Herbal Home Hints: Hundreds of Tips and Formulas for Cleaning Just About Anything (Rodale's Essential Herbal Handbook), by Louise Gruenberg, discusses how to grow various herbs and their uses for cleaning. This book focuses on herbalism and essential oils and fixatives, but does include some good recipes for cleaning products.
Better Basics for the Home: Simple Solutions for Better Living, by Annie Berthold-Bond. This great reference doesn't just focus on cleaning products—it has fun recipes for everything like making your own wood stains from plants.
1/3 to ½ cup liquid lavender Castile soap
½ cup washing soda ( I use Arm & Hammer Washing Soda)
½ cup borax (I use 20 Mule Team Borax)
Mix all ingredients in a 2-gallon bucket. Add hot water to fill the bucket and stir well. This will be a thinner concoction than commercial laundry detergent. Save your old laundry detergent containers to store your homemade detergent. You should shake up the mixture before you use it because it has a tendency to separate. I use about ¼ to 1/3 cup per average laundry load.
Note: You can also use grated Castile or vegetable oil soap instead of the liquid Castile. It needs to be grated as finely as possible or it may leave clumps on your laundry, and it is best for use with hot water.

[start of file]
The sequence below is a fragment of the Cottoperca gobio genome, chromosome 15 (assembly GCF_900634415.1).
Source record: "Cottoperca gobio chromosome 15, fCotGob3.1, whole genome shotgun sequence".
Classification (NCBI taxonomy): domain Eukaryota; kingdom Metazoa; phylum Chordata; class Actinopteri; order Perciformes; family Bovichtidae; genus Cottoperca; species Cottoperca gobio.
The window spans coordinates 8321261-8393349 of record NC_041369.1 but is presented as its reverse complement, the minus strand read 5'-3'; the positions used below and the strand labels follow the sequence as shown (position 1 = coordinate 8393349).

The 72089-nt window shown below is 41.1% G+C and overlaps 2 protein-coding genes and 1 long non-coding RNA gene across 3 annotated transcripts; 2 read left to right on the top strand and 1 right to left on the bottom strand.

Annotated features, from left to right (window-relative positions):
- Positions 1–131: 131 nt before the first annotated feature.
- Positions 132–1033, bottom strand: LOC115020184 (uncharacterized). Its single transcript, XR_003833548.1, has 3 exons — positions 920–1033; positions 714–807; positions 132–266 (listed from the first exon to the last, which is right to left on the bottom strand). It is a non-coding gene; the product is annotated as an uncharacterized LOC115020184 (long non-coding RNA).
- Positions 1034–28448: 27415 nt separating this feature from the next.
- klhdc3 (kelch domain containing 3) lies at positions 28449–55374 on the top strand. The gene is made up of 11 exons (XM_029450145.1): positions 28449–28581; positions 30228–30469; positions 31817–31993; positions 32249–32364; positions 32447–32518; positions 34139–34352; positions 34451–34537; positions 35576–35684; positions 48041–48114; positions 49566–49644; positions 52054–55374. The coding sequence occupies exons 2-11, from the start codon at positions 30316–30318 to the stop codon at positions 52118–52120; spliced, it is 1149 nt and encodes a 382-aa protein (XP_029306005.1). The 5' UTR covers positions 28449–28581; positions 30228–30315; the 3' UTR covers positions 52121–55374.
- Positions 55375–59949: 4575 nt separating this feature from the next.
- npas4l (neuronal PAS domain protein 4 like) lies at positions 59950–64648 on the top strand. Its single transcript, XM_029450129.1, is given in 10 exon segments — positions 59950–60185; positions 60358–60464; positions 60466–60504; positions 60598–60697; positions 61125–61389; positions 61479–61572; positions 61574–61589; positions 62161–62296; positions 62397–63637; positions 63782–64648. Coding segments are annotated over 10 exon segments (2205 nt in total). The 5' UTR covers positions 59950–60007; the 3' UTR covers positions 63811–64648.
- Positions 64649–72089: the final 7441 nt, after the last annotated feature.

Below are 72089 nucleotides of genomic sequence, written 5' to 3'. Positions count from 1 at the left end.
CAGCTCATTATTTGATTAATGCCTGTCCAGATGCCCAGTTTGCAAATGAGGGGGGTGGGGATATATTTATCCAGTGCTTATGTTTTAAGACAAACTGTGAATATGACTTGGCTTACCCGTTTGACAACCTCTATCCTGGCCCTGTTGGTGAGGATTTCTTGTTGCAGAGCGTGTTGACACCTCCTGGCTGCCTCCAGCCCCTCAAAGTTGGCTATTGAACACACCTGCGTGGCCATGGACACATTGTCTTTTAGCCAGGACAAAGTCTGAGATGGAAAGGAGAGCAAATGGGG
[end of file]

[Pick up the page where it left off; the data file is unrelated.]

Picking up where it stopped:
Peppermint spray cleaner
This is a terrific solution to use for kitchen counters. I have also made this with cedarwood essential oil to clean the wood surfaces in my house.
1 tsp. washing soda
1 tsp. liquid peppermint castile soap
2 cups hot water
2 Tbsp. white vinegar
10 drops peppermint essential oil
Combine all ingredients and mix well, making sure to mix all the washing soda (it can clump and clog the sprayer). Fill a spray bottle with mixture.
Note: If you have granite counter tops, omit the vinegar in this recipe.
Lavender-scented dish liquid
This dish liquid is thinner than regular dish liquid and does not make many suds, but I think it does a better job on greasy dishes and stubborn coffee stains on mugs. Not only does the lavender essential oil smell great, it is also antibacterial. If your health food store does not sell vegetable glycerin, you can omit it or order it online (along with essential oils) at www.vitacost.com.
3 Tbsp. liquid lavender Castile soap
2 cups warm water
2 tsp. vegetable glycerin
2 Tbsp. white vinegar
10 drops lavender essential oil
Mix all ingredients in a jar, cover, and shake well to blend. I generally use about 1 Tbsp. for dishwashing.
Peppermint scouring powder
I use this simple powder to clean the bathtub, toilets, and sinks. You can also make this into a scouring paste by adding enough water to make a thick paste, but you can't save the leftovers, so just make as much as you'll be needing that day. I like adding peppermint leaves from my garden for additional scent.
1 cup baking soda
5 drops peppermint essential oil
¼ cup dried peppermint leaves (optional)
With a fork, mix essential oil into baking powder. Sprinkle onto surfaces and scrub with a wet sponge. To use this powder for toilets, sprinkle in the toilet and then pour about ½ cup white vinegar on top. Scrub with a toilet brush. For tougher toilet stains, try sprinkling plain borax in the toilet for about 10 minutes before adding the scouring powder.
(Nanette Blanchard enjoys doing laundry in her passive-solar home in the Sandia Mountains of New Mexico. She is the author of 'Tis the Season: A Vegetarian Christmas Cookbook (Simon & Schuster, 1995) and Stranded Color Knitting (Cafepress, self-published, 2004).